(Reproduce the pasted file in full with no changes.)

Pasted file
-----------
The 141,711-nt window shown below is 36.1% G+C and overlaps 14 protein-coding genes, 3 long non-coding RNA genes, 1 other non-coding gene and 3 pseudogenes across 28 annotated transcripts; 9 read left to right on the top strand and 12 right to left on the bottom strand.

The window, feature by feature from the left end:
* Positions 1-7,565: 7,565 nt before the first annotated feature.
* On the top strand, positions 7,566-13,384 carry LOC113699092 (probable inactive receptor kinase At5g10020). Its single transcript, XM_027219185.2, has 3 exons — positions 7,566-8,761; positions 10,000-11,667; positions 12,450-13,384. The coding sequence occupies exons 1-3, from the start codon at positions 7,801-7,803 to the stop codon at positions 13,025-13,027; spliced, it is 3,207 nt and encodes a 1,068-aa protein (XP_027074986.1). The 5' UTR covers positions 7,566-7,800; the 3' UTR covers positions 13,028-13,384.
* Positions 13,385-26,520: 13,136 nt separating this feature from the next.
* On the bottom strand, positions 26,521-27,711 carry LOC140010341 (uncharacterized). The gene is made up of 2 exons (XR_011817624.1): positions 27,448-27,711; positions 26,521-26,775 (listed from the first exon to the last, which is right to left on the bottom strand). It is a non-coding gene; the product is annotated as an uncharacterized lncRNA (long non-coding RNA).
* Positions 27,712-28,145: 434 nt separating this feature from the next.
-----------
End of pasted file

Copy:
The 141,711-nt window shown below is 36.1% G+C and overlaps 14 protein-coding genes, 3 long non-coding RNA genes, 1 other non-coding gene and 3 pseudogenes across 28 annotated transcripts; 9 read left to right on the top strand and 12 right to left on the bottom strand.

The window, feature by feature from the left end:
* Positions 1-7,565: 7,565 nt before the first annotated feature.
* On the top strand, positions 7,566-13,384 carry LOC113699092 (probable inactive receptor kinase At5g10020). Its single transcript, XM_027219185.2, has 3 exons — positions 7,566-8,761; positions 10,000-11,667; positions 12,450-13,384. The coding sequence occupies exons 1-3, from the start codon at positions 7,801-7,803 to the stop codon at positions 13,025-13,027; spliced, it is 3,207 nt and encodes a 1,068-aa protein (XP_027074986.1). The 5' UTR covers positions 7,566-7,800; the 3' UTR covers positions 13,028-13,384.
* Positions 13,385-26,520: 13,136 nt separating this feature from the next.
* On the bottom strand, positions 26,521-27,711 carry LOC140010341 (uncharacterized). The gene is made up of 2 exons (XR_011817624.1): positions 27,448-27,711; positions 26,521-26,775 (listed from the first exon to the last, which is right to left on the bottom strand). It is a non-coding gene; the product is annotated as an uncharacterized lncRNA (long non-coding RNA).
* Positions 27,712-28,145: 434 nt separating this feature from the next.